If any of you out there are reading this and thinking "no, no, no, you silly girl, you'll kill it that way" and have a better suggestion or two, I'd love to hear them.

If the rose remains alive and leafy, it will join the other long-term residents of the container garden on the patio next spring. Maybe one day it will bloom.

And the next time I'm home, I'll play Cyndi Lauper's cover of "La vie en rose" to encourage the little thing. Or maybe even track down Edith Piaf's original for extra encouragement.

And life will always be la vie en rose.....

13 August 2006

Now it's part of my process

I've been a Law and Order junkie for several years now. I'm pretty much commited to Classic L&O, but will watch L&O Sport Utility Vehicle now and again, so I'm familiar with Det. Olivia Benson as well as Lt. Anita Van Buren. And now I can put all that to good use. I've been cast as Detective Madeleine Beck in the Vienna Theatre Company's production of Boy Gets Girl.

"Beck" is in pretty much two scenes, so I'll have lots of time backstage to catch up on my reading. And because Andrea, who played Catherine Winslow, when I had a similarly-sized role in The Winslow Boy, is playing has-lines-on-every-damn-page Theresa, I can greet her the same way I did for our last outing together: <singsong> "You have to memorize more lines than me! Nah nah nee nah nah!"</singsong>.

But the take-away from this is that I'm now watching Law and Order as part of my research.

My last three directors have asked me not to cut my hair and it is now half-way down my back. I happy keep it this length or cut it, but the choice is Chuck's. I'm even willing to get the cut that Mariska Hargitay sports, even though it will require more hair maintenance each day than I normally do in a week.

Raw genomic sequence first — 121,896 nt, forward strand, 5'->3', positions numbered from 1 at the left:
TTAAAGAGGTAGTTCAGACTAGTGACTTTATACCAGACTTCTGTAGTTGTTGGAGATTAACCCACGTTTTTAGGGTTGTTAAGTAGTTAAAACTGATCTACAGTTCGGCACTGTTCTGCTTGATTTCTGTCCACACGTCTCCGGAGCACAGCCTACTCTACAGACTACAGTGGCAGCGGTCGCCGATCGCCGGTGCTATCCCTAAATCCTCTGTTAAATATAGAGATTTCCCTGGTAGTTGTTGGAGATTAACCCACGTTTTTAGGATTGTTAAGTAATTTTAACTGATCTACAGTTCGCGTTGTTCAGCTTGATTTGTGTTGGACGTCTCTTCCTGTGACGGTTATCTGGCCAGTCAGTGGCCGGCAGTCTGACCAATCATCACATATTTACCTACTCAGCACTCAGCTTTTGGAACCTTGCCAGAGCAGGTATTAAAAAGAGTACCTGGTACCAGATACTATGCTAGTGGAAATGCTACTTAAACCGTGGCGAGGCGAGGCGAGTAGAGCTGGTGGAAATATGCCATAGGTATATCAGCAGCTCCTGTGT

01 August 2006

How to please (some) bartenders

After seeing her in Lisa's Jill Kills at the DC Fringe festival last Monday, the Permanently Delightful Sally invited us out for a drink. We got ensconced in the very high backed love seats at the Poste Bar in the Hotel Monaco and Sally went to fetch the refreshers. I asked for a Sidecar, which seemed especially appropriate in that setting, but named a back-up drink just in case. Lo and behold! Sally returned with my Sidecar, sugar rim and all, and said that the bartender was very happy to get to make something out of the ordinary. Apparently, anyone can toss a 3-to-1, mixer-to-booze drink in a glass over ice and add a stir-straw, but it takes a mixologist to make a cocktail. Of course, the downside to my having a Sidecar is probably the sight of me licking the sugar off of the glass like a little kid, but I do that with Margaritas anyway, so people are used to it by now. And, as it turned out, the young lady playing Jill is also working tending bar these days, so she made sure to ask me what was in the glass and mentally filed it away for future use.

It may be getting too easy. Next time out I'll have to ask for a French Revolution.


Dad sent the following "all hands" e-mail (below) to the family and some friends. Rollo was a very friendly, happy dog who made all comers welcome in his home. He was a good guy and we'll miss him. Several of my good friends have older dogs and we all know that even the best-loved pets don't live forever - except in our hearts.

* * * * *

Hey Folks!

I'm sure that most of you have already heard the sad news but I wanted to include all in this note. It was a sad day last week when we realized that the time had come to do the last right thing for Rollo, our friend of over 16 years. It was even sadder on Friday when we took him to the Vet. I hoped that he would just not wake up one morning but that was not to be.

Poor Ole Rollo has been going downhill for a while. He was almost blind from cataracts. He did not hear very well except when I was opening a cookie package. Many days he chose to sleep late rather than get up and ask for breakfast. Lately he has had trouble getting up and down stairs. His back end was becoming less and less reliable. He fell down the stairs a few time while we were away. But 16 is really old for Golden Retriever-almosts and so he got a full measure of life.

It was a healthy and happy life almost always. He was seldom at the Vet's except for the annual maintenance work. He did get shot in the back way back when we lived on the Farm. The bullet was still there when he passed on because the Vet thought that it was too close to his spinal cord to risk removal . Probably some kid with a new rifle getting a lucky (or unlucky, depending on point of view) hit on a long range shot, probably a .22.